leave a comment »

So I did manage to download a few photos.  Am too tired to do more but here’s the one from yesterday. 

Off to France in the morning with little internet expected until our return.  More photos to follow then. 

G&P,  Andy

Written by furthermusings

May 14, 2010 at 5:35 pm

Posted in Travel

On Addison’s Walk

with 2 comments

Today I walked round Addison’s Walk, a footpath that encircles an island on the grounds of Magdalen College in Oxford.  The grounds were a lovely green oasis surrounded by stone walls providing a bit of peace after many a day in hectic London.  It was wonderful to tread the favorite haunt of C.S. Lewis and to see such beauty. 

As I rounded the home stretch I crossed the river to peer into the deer park and there, beside the locked gate, I found a poem (see below) etched into circular stone plaque, gray with lichen and age blending into the vast gray stonewall on which it is mounted.  Improbably, growing out of the top was a lone buttercup, perfectly formed, yellow and full of spring, and of hope, and of promise. 

I teared up as I read the words aloud under the gray Oxford sky.  The perfect, impossibly perfect, match of the buttercup to the poem still makes me teary on this day when hope was needed. 

Since then I’ve been wondering what it means, for me to hope . . . during this spring . . . about this year. 

What the Bird Said Early in the Year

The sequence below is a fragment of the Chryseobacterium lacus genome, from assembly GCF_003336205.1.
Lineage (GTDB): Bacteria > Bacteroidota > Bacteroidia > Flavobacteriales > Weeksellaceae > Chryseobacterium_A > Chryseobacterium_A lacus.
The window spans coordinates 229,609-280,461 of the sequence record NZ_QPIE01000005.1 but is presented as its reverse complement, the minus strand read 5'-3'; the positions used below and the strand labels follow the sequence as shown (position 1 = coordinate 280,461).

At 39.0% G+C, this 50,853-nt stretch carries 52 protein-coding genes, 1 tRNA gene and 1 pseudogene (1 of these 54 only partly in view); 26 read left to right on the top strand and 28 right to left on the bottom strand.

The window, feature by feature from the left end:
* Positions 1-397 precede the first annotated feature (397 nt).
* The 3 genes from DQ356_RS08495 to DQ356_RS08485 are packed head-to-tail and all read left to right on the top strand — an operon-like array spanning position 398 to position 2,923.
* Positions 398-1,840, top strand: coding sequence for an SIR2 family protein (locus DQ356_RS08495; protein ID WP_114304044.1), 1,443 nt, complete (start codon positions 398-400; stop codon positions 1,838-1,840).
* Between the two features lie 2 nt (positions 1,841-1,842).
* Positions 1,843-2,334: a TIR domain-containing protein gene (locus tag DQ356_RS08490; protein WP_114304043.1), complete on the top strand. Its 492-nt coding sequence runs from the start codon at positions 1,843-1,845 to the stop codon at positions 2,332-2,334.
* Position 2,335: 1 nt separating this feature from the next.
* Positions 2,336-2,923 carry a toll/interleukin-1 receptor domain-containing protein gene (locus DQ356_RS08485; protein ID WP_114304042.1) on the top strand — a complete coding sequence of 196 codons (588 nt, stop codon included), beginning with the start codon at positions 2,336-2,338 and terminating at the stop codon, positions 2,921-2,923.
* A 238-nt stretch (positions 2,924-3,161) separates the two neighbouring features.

I heard in Addison’s Walk a bird sing clear:
This year the summer will come true. This year. This year.

Winds will not strip the blossom from the apple trees
This year nor want of rain destroy the peas.

This year time’s nature will no more defeat you.
Nor all the promised moments in their passing cheat you.

This time they will not lead you round and back
To Autumn, one year older, by the well worn track.

This year, this year, as all these flowers foretell,
We shall escape the circle and undo the spell.

Often deceived, yet open once again your heart,
Quick, quick, quick, quick! – the gates are drawn apart.

Written by furthermusings

May 13, 2010 at 4:34 pm

Posted in Reflections, Travel

In London

with 4 comments

It’s day four here in London and today we’re lying low after three days of hard charging.   We’re super blessed to be staying at a friend’s flat while we’re here.  That proved especially handy last night when there was peptobismol in the medicine cabinet at 3am. 

A brief bit about our adventures thus far:

The flights were largely uneventful (tis the best kind of flight).  Saturday we rested up and showered for a bit before heading to Kew Gardens for the afternoon.  I think for anyone Kew in the spring would be a wonderland but for a gardener like me it was fantastic.  Most people would be stunned by the flowers and the gorgeous Victorian glass houses.  I got my picture taken with a 225 year old houseplant.  🙂

Sunday we took a ferry ride up the Thames to Hampton Courts Palace.  It was wonderful to be out on the water and to peer down the hundreds of English gardens that opened up onto the Thames.  I loved looking down the well-kept lawns leading up to beautiful houses, both ancient and modern.  Upon arrival we toured the palace and the very formal grounds.  This last year Charity has sent me to the Henry the VIII section of the library again and again and I think she enjoyed being amongst the Tudors.